Cons: obstacles to advancement
At Minacs I find it difficult to keep an positive attitude. They stress that the customer is number one parodied , however the customers are at the mercie of poor floor management. There are three computer programs for provisioning customers accounts. Only one of the programs can provisioning from A to Z (CSM), which is the most difficult program to learn. Instead of up training the employee's that are there, they just keep hiring new people and train them with the latest program. This creates frustration and low manorial with those still forced to work with inadequate programs that limits their abilities to make commission on sales, even if they have taking the in to learn the system on there owe, they are forbidden to use it. There is a sales team, however all employee's are under pressure to make four sales a shift. Thou I am in customer care que, which means all other department will transfer there customer to customer care que for all corrections of billing, service issues, install and changes to their appointments, lowering their bill by changing their services, TSS (temporary season suspension) etc. When a customer wants to add or began service they are prompt to the sales department not CCA (customer care agent). As well if you don't tack the sales you have made they will be stolen. Mainly cause of the system, if a sales person on the floor or in the store makes an error in provisioning the customers order, the agent who corrects the order has now been placed as the agent who made the sale. Simply because to upgrade the system has been deem to costly. Thou the company – more... is owned by the leading Indian multinational conglomerate valued at $40 billion, the Dartmouth location turned a 6 million dollar profit in there first quarter of 2013. They have cut your hours with no notice calling it MVTO (Mandatory voluntary time off) and you can not refuse. Overall this is counter productive for the goals of the company and their employee's. – less
Job Work/Life Balance
Salary/Benefits
Job Security/Advancement
Management
Job Culture
wished i could have stayed if the circumstances were different.
customer service representative (Former Employee), Chatham-Kent, ONDecember 20, 2015
Pros: three weeks of paid training
Cons: not enough training for backdoor and for not having help .
I worked there for 5 weeks in the chatham branch . The management was all over the place. When you had a question you were talked down to like you were stupid and like you should already know the answer to . You had to guess what to do . You had to spend almost an hour unpaid looking for a place to sit and if there wasnt any places then your pay was docked and you were advised you were not being efficient atnyour station. They didnt train us enough to know what to do in complicated situations with customers and dealerships. Most of the young employees made it feel like school talking about their intimate lives while your trying to be professional on the line with customers and discuss their matters. When they were not working they were congregating around people who werent and the one sided headphones made it very difficult to hear . Individuals who worked there if they had medical concerns they were perceived as not worthy of being able to use the washroom unless it was in the alloted time frame . The worst part was not having adequate work stations that had a computer that worked and didnt freeze all the time and having to run around trying to find a supervisor to correct the problems. Then the head office in india would dock your pay because their computers in chatham office quit working and would render you helpless while trying to complete your call with no programs or windows open. Not being able to leave your desk for break cause your on a call and when you go to take your break time that is allotted when you do get off the phone and they tell you you were late when you – more... took the exact time you would be allotted. I quit because of my health reasons declining, the stress of the job and just being overly frustrated by the conditions in which i was placed with no help. – less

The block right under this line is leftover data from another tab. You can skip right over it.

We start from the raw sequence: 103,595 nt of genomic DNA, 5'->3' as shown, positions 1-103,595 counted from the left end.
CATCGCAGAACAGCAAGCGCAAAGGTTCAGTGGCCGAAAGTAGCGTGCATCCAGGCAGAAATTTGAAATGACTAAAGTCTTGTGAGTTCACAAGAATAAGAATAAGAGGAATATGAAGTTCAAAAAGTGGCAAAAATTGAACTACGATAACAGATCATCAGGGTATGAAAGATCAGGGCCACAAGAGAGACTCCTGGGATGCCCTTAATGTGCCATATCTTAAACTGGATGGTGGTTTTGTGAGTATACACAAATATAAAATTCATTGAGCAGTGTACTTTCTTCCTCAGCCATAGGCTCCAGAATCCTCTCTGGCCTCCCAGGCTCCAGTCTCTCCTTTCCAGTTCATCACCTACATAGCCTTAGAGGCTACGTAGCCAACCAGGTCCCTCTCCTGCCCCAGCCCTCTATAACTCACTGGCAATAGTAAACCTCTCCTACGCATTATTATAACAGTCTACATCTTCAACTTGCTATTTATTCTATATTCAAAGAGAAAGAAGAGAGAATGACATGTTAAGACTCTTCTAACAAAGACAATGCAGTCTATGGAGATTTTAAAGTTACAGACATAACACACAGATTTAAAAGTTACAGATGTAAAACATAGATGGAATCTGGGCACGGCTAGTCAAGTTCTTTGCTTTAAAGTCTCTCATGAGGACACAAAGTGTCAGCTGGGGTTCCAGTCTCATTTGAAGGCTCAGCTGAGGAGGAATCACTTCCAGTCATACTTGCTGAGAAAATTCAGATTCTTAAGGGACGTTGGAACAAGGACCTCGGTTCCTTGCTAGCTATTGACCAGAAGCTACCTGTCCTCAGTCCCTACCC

Job Work/Life Balance
Salary/Benefits
Job Security/Advancement
Management
Job Culture
this is a nightmare on a beautiful lakeside setting
subscriber advisor (Current Employee), OntarioFebruary 3, 2015
Pros: nice view during lunchbreak
Cons: the list is relatively endless
I have read several of the reviews for this workplace and all of them were very kind. I too was working for the OnStar division, subscriber segment to be precise, and it was worse than anything I could have imagined. While in training you were mislead from the interview on. You were told raises would come at a 3 month period when they came a 6 months, you were forced to pay for criminal reference checks and credit reports that you never got a copy of, forced to work with sub-standard equipment in the form of headsets and the workstations are filthy and the chairs are stained with everything from food to blood. You are constantly reassured that there will be plenty of professional support once you are out of the various stages of training, but once you are on your own help is hard to find, and management is always looking to thin the heard, the truly good supervisors, the ones who care about staff are often targeted as not being team players because they care about the welfare of the people working there, and not just generating profits for management, and meeting quotas and making sales projections. I can say with some confidence Elaine Minacs would be rolling over in her grave if she knew what the present owners had done to her beloved company!